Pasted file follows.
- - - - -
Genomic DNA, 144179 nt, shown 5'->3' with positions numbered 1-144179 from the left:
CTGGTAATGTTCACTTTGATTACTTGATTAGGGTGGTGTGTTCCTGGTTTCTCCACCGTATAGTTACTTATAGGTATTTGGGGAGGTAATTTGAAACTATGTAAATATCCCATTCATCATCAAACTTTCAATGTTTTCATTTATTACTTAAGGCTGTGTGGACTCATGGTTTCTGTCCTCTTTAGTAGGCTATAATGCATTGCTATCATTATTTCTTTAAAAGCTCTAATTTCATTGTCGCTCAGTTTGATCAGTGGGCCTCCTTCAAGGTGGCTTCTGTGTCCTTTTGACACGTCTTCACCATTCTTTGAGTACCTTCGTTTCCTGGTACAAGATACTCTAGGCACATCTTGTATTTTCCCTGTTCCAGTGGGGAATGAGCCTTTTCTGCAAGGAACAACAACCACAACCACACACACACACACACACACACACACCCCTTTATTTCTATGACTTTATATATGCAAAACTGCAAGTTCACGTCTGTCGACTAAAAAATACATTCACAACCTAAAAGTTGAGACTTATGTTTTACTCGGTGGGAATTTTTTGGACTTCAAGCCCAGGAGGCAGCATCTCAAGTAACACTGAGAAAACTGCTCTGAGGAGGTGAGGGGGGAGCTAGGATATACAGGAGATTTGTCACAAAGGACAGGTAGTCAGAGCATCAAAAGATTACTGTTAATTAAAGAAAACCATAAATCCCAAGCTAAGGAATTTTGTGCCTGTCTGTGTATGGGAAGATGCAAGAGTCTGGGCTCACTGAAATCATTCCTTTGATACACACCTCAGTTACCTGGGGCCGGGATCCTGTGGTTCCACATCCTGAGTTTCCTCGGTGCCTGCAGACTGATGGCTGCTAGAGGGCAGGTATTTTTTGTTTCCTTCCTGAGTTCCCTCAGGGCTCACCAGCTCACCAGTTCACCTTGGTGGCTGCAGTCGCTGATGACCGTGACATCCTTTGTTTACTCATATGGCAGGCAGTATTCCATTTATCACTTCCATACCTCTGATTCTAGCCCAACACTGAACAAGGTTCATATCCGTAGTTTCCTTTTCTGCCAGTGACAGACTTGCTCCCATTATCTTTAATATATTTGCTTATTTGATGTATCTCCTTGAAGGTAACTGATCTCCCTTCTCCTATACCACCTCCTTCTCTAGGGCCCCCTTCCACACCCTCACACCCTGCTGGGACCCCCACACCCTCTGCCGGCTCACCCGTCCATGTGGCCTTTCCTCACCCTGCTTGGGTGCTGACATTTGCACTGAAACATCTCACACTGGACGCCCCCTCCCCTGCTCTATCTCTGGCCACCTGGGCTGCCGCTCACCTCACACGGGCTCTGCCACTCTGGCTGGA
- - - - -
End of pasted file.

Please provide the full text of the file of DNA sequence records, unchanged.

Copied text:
Genomic DNA, 144179 nt, shown 5'->3' with positions numbered 1-144179 from the left:
CTGGTAATGTTCACTTTGATTACTTGATTAGGGTGGTGTGTTCCTGGTTTCTCCACCGTATAGTTACTTATAGGTATTTGGGGAGGTAATTTGAAACTATGTAAATATCCCATTCATCATCAAACTTTCAATGTTTTCATTTATTACTTAAGGCTGTGTGGACTCATGGTTTCTGTCCTCTTTAGTAGGCTATAATGCATTGCTATCATTATTTCTTTAAAAGCTCTAATTTCATTGTCGCTCAGTTTGATCAGTGGGCCTCCTTCAAGGTGGCTTCTGTGTCCTTTTGACACGTCTTCACCATTCTTTGAGTACCTTCGTTTCCTGGTACAAGATACTCTAGGCACATCTTGTATTTTCCCTGTTCCAGTGGGGAATGAGCCTTTTCTGCAAGGAACAACAACCACAACCACACACACACACACACACACACACACCCCTTTATTTCTATGACTTTATATATGCAAAACTGCAAGTTCACGTCTGTCGACTAAAAAATACATTCACAACCTAAAAGTTGAGACTTATGTTTTACTCGGTGGGAATTTTTTGGACTTCAAGCCCAGGAGGCAGCATCTCAAGTAACACTGAGAAAACTGCTCTGAGGAGGTGAGGGGGGAGCTAGGATATACAGGAGATTTGTCACAAAGGACAGGTAGTCAGAGCATCAAAAGATTACTGTTAATTAAAGAAAACCATAAATCCCAAGCTAAGGAATTTTGTGCCTGTCTGTGTATGGGAAGATGCAAGAGTCTGGGCTCACTGAAATCATTCCTTTGATACACACCTCAGTTACCTGGGGCCGGGATCCTGTGGTTCCACATCCTGAGTTTCCTCGGTGCCTGCAGACTGATGGCTGCTAGAGGGCAGGTATTTTTTGTTTCCTTCCTGAGTTCCCTCAGGGCTCACCAGCTCACCAGTTCACCTTGGTGGCTGCAGTCGCTGATGACCGTGACATCCTTTGTTTACTCATATGGCAGGCAGTATTCCATTTATCACTTCCATACCTCTGATTCTAGCCCAACACTGAACAAGGTTCATATCCGTAGTTTCCTTTTCTGCCAGTGACAGACTTGCTCCCATTATCTTTAATATATTTGCTTATTTGATGTATCTCCTTGAAGGTAACTGATCTCCCTTCTCCTATACCACCTCCTTCTCTAGGGCCCCCTTCCACACCCTCACACCCTGCTGGGACCCCCACACCCTCTGCCGGCTCACCCGTCCATGTGGCCTTTCCTCACCCTGCTTGGGTGCTGACATTTGCACTGAAACATCTCACACTGGACGCCCCCTCCCCTGCTCTATCTCTGGCCACCTGGGCTGCCGCTCACCTCACACGGGCTCTGCCACTCTGGCTGGA